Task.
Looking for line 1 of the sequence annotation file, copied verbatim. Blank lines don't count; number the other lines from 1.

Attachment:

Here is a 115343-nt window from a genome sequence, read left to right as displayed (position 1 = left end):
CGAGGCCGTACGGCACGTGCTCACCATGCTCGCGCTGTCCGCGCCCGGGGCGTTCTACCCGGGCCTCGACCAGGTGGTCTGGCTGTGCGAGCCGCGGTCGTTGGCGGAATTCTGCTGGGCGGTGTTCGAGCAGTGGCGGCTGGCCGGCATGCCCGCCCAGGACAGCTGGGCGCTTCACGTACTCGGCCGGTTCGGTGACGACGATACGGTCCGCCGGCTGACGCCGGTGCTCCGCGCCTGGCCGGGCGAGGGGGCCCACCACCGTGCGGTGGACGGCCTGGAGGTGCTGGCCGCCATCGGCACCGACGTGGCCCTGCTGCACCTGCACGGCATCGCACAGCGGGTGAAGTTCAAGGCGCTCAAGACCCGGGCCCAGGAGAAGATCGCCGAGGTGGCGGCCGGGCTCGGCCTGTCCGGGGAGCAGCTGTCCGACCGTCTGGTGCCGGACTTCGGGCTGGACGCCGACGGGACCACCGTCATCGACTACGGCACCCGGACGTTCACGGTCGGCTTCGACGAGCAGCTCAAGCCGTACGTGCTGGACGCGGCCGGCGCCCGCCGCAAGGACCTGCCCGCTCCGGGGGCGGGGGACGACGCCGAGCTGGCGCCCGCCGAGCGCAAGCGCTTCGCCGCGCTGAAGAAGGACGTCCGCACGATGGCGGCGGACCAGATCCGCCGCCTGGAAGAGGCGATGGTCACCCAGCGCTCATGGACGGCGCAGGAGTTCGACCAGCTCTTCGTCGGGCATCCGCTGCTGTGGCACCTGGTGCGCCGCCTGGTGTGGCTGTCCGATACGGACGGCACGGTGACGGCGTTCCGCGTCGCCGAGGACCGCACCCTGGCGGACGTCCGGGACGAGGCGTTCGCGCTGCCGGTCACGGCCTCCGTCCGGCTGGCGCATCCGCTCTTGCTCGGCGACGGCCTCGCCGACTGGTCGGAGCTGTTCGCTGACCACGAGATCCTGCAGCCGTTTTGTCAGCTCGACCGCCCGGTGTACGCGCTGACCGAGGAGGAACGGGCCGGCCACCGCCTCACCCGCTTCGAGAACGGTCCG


Here is a 115343-nt window from a genome sequence, read left to right as displayed (position 1 = left end):